Microsoft had been sued by i4i, a collaborative content solution and technology company. Its founder, Michel Vulpe, owned a patent covering a way of reading XML (Extended Markup Language) documents. XML is the basis of Microsoft's controversial Open XML document formats. The U.S. District Court for the Eastern District of Texas is infamous for supporting patent lawsuits and fast-tracking them. In intellectual property law circles, this Court has become known as "A Haven for Patent Pirates."
In this case, though, i4i isn't a patent troll. It's a real company that uses its patented technology in real products. It also believes that Microsoft has used its patent in Word. And, what's to the point, they convinced Judge Davis of this.
On May 20th 2009, Judge Davis and his court's jury ruled that Microsoft owed i4i a $200 million patent infringement verdict for having infringed on i4i's "A system and method for the separate manipulation of the architecture and content of a document, particularly for data representation and transformations," patent # 5787449.
Microsoft didn't settle. Boy, was that a mistake.
As lawyers who have dealt with Judge Davis before know he doesn't suffer fools lightly. So on August 11, he signed the order that blocks Microsoft from selling Word. According to the document, "This injunction becomes effective 60 days from the date of this order." So, on or about October 12th, Word, and Microsoft Office since all versions contain it, will go off store shelves.
Some people, like Michael Cherry, an analyst with Directions on Microsoft, don't think that Microsoft will have to stop Word sales. Sorry. Microsoft may very well have to stop sales or disable Open XML, Word's new standard document format. This injunction will not be easy to dodge.
Nick Eaton at SeattlePI reported that, Microsoft wants to fight this out. Eaton wrote that Microsoft spokesman Kevin Kutz said, "We are disappointed by the court's ruling. We believe the evidence clearly demonstrated that we do not infringe and that the i4i patent is invalid. We will appeal the verdict."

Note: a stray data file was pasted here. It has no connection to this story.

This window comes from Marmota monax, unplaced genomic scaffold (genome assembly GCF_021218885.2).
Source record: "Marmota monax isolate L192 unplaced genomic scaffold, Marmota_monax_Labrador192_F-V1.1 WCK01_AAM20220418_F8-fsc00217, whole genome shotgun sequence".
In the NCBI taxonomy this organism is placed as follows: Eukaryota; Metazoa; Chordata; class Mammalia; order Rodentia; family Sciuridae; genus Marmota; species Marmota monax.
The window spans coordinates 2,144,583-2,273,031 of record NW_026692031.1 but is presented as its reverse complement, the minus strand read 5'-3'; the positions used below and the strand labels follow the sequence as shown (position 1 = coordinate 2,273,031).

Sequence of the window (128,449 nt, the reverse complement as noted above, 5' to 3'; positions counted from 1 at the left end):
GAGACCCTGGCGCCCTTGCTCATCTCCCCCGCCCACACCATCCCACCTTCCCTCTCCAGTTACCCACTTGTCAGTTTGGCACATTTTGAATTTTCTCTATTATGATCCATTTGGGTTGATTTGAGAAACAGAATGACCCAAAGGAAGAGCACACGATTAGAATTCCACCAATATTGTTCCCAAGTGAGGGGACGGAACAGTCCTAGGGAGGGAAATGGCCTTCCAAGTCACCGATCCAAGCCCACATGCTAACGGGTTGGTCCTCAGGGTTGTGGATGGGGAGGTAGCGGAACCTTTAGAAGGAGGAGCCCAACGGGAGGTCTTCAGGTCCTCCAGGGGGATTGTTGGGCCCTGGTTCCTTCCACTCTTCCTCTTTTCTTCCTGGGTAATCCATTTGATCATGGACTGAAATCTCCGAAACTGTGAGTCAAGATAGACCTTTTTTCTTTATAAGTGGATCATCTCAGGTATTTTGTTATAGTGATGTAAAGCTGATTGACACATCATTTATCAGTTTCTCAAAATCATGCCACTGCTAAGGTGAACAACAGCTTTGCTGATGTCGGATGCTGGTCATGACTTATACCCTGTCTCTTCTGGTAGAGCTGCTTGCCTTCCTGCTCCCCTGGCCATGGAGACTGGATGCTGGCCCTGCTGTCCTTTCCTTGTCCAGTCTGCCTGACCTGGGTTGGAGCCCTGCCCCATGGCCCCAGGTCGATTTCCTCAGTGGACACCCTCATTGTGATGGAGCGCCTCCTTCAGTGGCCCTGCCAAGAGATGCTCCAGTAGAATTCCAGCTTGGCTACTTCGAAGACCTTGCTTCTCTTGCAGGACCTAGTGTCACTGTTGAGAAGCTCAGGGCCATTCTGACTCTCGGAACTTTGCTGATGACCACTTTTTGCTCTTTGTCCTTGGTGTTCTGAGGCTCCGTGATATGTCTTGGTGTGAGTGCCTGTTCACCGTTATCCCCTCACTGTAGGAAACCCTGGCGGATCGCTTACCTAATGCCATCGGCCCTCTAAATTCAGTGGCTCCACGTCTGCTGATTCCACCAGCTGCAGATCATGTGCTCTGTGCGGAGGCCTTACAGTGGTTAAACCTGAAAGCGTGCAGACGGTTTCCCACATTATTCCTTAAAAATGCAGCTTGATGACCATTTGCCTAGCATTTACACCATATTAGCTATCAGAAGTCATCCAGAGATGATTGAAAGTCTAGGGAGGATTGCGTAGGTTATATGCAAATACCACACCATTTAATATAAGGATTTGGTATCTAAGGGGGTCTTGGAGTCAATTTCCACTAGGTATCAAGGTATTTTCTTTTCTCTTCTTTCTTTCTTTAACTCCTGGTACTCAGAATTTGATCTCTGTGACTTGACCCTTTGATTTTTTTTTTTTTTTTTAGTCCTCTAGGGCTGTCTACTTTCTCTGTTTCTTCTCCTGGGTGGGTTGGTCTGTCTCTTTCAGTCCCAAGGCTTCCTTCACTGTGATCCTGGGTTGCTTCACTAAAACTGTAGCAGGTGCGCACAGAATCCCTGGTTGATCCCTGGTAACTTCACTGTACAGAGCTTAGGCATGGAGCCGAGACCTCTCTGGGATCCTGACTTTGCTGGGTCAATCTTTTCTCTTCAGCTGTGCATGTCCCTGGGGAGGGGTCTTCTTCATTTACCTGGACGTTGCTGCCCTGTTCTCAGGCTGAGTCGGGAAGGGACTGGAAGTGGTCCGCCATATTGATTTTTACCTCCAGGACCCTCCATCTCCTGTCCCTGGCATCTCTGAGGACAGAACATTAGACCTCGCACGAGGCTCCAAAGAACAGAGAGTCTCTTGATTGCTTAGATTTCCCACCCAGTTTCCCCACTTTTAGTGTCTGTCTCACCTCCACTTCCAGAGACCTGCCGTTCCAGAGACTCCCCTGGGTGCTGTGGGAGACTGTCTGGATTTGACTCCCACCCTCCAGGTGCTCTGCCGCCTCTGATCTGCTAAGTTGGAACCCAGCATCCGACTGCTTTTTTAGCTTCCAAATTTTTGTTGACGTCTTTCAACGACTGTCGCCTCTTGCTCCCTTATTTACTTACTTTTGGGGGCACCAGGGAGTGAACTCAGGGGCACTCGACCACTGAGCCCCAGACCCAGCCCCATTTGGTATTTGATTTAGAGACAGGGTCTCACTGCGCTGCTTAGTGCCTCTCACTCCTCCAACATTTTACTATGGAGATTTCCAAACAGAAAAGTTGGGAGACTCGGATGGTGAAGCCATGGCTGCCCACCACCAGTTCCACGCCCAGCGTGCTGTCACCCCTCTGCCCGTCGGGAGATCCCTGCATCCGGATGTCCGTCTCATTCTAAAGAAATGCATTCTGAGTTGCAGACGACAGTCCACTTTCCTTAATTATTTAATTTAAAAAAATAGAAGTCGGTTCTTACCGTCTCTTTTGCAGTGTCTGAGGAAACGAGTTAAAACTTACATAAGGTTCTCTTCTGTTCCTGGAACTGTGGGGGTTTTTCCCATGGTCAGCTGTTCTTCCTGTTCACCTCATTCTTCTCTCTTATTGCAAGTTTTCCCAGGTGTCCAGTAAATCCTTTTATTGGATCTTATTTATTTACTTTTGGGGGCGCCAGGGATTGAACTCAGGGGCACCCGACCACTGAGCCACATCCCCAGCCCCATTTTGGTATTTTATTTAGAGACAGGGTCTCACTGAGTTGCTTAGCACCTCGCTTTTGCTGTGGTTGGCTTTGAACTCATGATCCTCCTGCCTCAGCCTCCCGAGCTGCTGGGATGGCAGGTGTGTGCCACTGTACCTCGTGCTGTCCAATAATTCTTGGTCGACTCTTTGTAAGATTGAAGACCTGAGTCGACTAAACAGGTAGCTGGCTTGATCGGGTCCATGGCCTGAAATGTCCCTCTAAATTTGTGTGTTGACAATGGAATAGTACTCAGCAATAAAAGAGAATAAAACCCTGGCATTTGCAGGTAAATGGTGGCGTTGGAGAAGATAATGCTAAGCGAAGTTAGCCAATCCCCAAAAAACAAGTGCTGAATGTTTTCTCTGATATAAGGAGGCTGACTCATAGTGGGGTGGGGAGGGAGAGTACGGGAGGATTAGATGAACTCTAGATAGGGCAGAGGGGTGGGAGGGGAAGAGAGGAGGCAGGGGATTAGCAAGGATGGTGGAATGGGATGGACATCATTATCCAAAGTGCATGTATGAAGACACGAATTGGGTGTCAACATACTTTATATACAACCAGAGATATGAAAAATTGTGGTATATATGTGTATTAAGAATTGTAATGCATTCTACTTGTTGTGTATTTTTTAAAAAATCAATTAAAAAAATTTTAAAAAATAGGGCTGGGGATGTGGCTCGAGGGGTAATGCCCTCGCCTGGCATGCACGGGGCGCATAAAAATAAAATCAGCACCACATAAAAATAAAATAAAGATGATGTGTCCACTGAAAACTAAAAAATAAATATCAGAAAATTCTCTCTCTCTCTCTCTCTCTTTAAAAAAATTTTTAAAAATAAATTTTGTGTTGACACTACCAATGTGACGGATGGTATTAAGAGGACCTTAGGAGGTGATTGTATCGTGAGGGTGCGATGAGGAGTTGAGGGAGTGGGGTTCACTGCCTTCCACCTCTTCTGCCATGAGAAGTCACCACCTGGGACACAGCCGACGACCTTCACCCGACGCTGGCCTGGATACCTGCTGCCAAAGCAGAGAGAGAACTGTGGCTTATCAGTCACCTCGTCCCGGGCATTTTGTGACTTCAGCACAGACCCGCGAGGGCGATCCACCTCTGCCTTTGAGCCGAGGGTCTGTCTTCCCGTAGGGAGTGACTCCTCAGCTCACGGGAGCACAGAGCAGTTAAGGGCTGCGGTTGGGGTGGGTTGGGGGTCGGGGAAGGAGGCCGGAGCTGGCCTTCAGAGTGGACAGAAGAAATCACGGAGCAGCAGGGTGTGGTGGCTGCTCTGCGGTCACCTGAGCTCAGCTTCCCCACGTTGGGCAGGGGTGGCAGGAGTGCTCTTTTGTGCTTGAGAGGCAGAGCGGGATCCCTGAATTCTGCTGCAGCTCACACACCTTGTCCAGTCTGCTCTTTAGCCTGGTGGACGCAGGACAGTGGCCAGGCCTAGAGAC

Good luck with that Microsoft. No, I'm not being sarcastic.
Now, I am not a lawyer, but I know something about IP law and a fair amount about markup languages since I've been covering them since SGML (Standard Generalized Markup Language), showed up in the late 1980s and before anyone had dreamed up the Web's HTML (Hypertext Markup Language) or XML. To me, the i4i patent reads like a classic, over-reaching patent that covers prior art, which should have prevented it from ever becoming a patent. It's these kinds of patents, and courts like the Eastern District of Texas, which approve these IP patent lawsuits almost as a reflex, which harms everyone in the technology business.
As anyone who reads my stuff knows, I'm no fan of Microsoft. I also think Open XML is a junk standard. But, that said, while Microsoft's legal team certainly mishandled this case so far, Microsoft doesn't deserve this kind of punishment for this particular misdeed.
This time it's Microsoft's turn to be bashed, but next time it may be an open-source company, or your company. Many big technology companies pay up to patent pirates, and while i4i isn't one of those and Microsoft talks big now, they may well end up paying up. U.S. patent law and enforcement has become a disgrace, and each such 'victory' drives up the cost of technology for all of us and makes real innovation ever harder to achieve.Related Posts: